complications of childrbirth or producing unwanted children. Male
castration is practised where a man has had cancer of one testicle to
prevent it spreading to the other one. The difference here is that
humans give their consent, whereas animals can't.

Sandy Witham
"Life is not a rehearsal" sa...@rescue.demon.co.uk

Malcolm McMahon

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May 31, 1996, 3:00:00 AM5/31/96
to

On Thu, 30 May 1996 19:23:44 +0100, Sandy Witham
<sa...@rescue.demon.co.uk> wrote:

>>
>But they are. Women have bilateral mastectomies to prevent them getting
>breast cancer if they believe they are at a high risk of the disease.
>Women are sterilised without having children to prevent the
>complications of childrbirth or producing unwanted children. Male
>castration is practised where a man has had cancer of one testicle to
>prevent it spreading to the other one. The difference here is that
>humans give their consent, whereas animals can't.
>

No, the difference it that it's only done as an act of desperation
when it's believed there's substantial danger to life.

Dianne Schoenberg

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May 31, 1996, 3:00:00 AM5/31/96
to

Malcolm McMahon <mal...@pigsty.demon.co.uk> wrote:
>Sandy Witham <sa...@rescue.demon.co.uk> wrote:
>>But they are. Women have bilateral mastectomies to prevent them getting
>>breast cancer if they believe they are at a high risk of the disease.
>>Women are sterilised without having children to prevent the
>>complications of childrbirth or producing unwanted children. Male
>>castration is practised where a man has had cancer of one testicle to
>>prevent it spreading to the other one. The difference here is that
>>humans give their consent, whereas animals can't.
>>
>No, the difference it that it's only done as an act of desperation
>when it's believed there's substantial danger to life.

Actually, you're wrong about that. More-or-less elective hysterectomies
are not uncommon, actually, and prophylactic mastectomies are also being
performed at increasing rates. These procedures are being undergone
voluntarily by the women involved for the *prevention* of disease, not for
its treatment--so in that sense they are quite comparable to having a
bitch spayed. Now, I've never heard of the elective removal of normal
testes in a human, but unilateral and bilateral orchidectomies for the
treatment of testicular cancer are probably rather more common than most
men would like to think about. It is also routine in people (as it is in
dogs) to remove undescended testicles due to the high risk of cancer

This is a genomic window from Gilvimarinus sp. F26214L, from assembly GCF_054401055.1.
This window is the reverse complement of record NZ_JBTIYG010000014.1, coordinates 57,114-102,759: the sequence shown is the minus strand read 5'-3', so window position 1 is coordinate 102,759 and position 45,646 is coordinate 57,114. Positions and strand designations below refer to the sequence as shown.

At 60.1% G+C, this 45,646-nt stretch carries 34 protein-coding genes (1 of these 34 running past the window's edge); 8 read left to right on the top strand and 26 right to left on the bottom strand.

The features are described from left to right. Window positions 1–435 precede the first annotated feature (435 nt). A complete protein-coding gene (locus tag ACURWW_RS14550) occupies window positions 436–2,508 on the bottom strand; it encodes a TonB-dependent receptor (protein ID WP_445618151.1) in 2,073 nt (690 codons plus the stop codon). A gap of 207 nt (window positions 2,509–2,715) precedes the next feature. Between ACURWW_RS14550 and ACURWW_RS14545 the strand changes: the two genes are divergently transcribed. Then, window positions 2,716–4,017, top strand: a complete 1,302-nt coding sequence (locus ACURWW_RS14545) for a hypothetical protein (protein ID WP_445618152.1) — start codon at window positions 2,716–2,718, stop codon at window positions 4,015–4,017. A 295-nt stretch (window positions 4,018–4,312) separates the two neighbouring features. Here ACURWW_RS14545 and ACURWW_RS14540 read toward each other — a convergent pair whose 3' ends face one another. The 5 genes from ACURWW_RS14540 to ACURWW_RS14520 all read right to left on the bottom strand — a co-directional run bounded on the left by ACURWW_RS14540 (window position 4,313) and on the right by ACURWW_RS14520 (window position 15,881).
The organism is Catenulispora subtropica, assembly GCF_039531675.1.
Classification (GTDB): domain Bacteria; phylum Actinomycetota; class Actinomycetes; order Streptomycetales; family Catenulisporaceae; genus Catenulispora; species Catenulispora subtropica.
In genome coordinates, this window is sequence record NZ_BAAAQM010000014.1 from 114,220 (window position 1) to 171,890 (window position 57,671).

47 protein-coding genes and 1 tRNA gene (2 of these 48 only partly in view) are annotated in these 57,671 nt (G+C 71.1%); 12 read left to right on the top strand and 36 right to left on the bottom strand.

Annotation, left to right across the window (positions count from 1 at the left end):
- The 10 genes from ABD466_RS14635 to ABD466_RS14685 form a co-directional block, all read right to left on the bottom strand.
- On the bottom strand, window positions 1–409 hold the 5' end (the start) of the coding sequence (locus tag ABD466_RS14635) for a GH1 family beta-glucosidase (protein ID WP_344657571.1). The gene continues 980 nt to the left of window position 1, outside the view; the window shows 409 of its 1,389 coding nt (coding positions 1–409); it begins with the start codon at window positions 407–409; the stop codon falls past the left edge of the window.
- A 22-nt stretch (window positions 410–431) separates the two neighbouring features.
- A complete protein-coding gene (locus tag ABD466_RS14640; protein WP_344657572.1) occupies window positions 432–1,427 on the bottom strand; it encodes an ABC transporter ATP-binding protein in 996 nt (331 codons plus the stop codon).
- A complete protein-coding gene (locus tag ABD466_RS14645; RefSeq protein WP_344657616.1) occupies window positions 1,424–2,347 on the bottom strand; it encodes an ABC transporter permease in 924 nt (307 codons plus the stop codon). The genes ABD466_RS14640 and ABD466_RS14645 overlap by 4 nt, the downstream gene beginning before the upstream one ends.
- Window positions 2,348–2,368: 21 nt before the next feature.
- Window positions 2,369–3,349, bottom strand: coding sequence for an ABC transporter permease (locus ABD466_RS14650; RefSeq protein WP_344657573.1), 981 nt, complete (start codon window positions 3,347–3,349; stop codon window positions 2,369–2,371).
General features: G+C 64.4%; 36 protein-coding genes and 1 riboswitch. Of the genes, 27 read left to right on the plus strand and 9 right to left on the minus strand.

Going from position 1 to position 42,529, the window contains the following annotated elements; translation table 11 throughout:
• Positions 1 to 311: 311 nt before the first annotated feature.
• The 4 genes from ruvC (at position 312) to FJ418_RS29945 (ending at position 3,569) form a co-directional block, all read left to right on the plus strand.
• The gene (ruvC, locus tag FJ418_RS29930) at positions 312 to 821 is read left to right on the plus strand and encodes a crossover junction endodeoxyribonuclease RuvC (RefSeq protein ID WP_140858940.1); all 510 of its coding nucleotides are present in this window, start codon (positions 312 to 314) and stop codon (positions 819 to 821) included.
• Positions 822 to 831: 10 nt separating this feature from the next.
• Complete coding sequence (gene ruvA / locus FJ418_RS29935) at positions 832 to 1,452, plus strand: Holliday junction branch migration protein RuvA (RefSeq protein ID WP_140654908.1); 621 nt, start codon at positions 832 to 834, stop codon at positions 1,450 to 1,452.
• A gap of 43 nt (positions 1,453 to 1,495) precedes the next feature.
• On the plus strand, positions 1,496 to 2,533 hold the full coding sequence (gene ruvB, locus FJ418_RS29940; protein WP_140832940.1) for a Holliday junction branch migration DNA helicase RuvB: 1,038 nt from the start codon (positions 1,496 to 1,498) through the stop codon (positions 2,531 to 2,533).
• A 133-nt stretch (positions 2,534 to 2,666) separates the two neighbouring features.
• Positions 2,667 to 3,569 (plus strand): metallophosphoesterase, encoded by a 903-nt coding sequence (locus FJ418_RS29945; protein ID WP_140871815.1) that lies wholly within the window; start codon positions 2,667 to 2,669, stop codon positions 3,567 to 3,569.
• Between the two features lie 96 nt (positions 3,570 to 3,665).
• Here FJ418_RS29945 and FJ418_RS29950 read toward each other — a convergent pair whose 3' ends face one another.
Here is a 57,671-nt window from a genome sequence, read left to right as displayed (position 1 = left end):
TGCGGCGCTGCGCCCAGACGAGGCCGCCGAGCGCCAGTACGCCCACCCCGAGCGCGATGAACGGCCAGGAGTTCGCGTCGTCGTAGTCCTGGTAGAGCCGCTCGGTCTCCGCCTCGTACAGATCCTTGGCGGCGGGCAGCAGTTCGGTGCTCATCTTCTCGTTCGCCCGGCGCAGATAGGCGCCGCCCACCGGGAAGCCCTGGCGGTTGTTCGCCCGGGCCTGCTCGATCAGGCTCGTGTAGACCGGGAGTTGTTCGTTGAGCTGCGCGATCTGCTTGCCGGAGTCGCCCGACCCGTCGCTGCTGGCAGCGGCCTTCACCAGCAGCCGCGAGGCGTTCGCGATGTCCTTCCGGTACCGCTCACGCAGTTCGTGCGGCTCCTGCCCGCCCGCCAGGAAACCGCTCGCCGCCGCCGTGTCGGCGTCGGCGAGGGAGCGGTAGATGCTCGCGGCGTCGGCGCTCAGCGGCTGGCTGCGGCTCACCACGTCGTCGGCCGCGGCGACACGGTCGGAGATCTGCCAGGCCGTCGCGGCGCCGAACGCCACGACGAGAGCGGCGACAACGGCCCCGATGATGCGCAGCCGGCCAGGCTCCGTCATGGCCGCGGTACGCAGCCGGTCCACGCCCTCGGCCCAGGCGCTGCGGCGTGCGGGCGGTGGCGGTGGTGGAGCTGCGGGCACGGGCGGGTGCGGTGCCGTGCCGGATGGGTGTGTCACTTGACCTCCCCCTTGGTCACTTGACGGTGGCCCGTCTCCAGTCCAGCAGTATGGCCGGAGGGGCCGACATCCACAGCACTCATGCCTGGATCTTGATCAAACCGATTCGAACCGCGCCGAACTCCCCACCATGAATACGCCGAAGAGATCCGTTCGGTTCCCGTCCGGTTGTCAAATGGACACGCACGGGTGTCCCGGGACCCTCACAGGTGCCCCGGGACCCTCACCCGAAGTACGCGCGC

involved.

Dianne (who has reviewed a LOT of medical records)

Sandy Witham

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Jun 1, 1996, 3:00:00 AM6/1/96
to

In article <31ae9f5...@news.demon.co.uk>, Malcolm McMahon
<mal...@pigsty.demon.co.uk> writes
>On Thu, 30 May 1996 19:23:44 +0100, Sandy Witham

><sa...@rescue.demon.co.uk> wrote:
>
>>>
>>But they are. Women have bilateral mastectomies to prevent them getting
>>breast cancer if they believe they are at a high risk of the disease.
>>Women are sterilised without having children to prevent the
>>complications of childrbirth or producing unwanted children. Male
>>castration is practised where a man has had cancer of one testicle to
>>prevent it spreading to the other one. The difference here is that
>>humans give their consent, whereas animals can't.
>>
>
>No, the difference it that it's only done as an act of desperation
>when it's believed there's substantial danger to life.
>
>---------------------------------+----------------------------------
>I was born weird: This terrible | Like Pavlov's dogs we are trained
>compulsion to behave normally is | to salivate at the sound of the
>the result of childhood trauma. | liberty bell.
>---------------------------------+----------------------------------
>Malcolm

Not necessarily, as women (myself included) do not want to have children
and also do not want to have to worry about pregnancy. This is not a
danger to life, it is a conscious choice not to use certain organs for
the purpose for which they were intended. Sterilisation is an option
which does not include the taking in of chemicals into the body or using
other contraceptive measures which are less safe than the chemical ones
(especially as no-one really knows the side effects of such drugs). I
was not sterilised as an act of desperation, but as a positive choice.

Susan Mudgett aka little gator

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Jun 2, 1996, 3:00:00 AM6/2/96
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: >>>But it's a *fact* that if a dog does


: >>>not copulate with (or is born to) a STD infected dog, then that dog
: >>>will not become infected.


Not according to my vet. Brucellosis usually eneters a kennel or
household when a dog gets it by copulating with an infected dog, but
once it enters entire kennels can catch it and be killed by
it. Non-sexual close contact (such as happens when sharing a house or
kennel) can spread canine brucellosis, which is primarily, but not
always, and STD.

Malcolm McMahon

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Jun 2, 1996, 3:00:00 AM6/2/96
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On Sat, 1 Jun 1996 21:59:34 +0100, Sandy Witham
<sa...@rescue.demon.co.uk> wrote:

>
>Not necessarily, as women (myself included) do not want to have children
>and also do not want to have to worry about pregnancy. This is not a
>danger to life, it is a conscious choice not to use certain organs for
>the purpose for which they were intended. Sterilisation is an option
>which does not include the taking in of chemicals into the body or using
>other contraceptive measures which are less safe than the chemical ones
>(especially as no-one really knows the side effects of such drugs). I
>was not sterilised as an act of desperation, but as a positive choice.

Steralisation is not the same thing as neutering.

Wilkinson K F (Kimberly)

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Jun 4, 1996, 3:00:00 AM6/4/96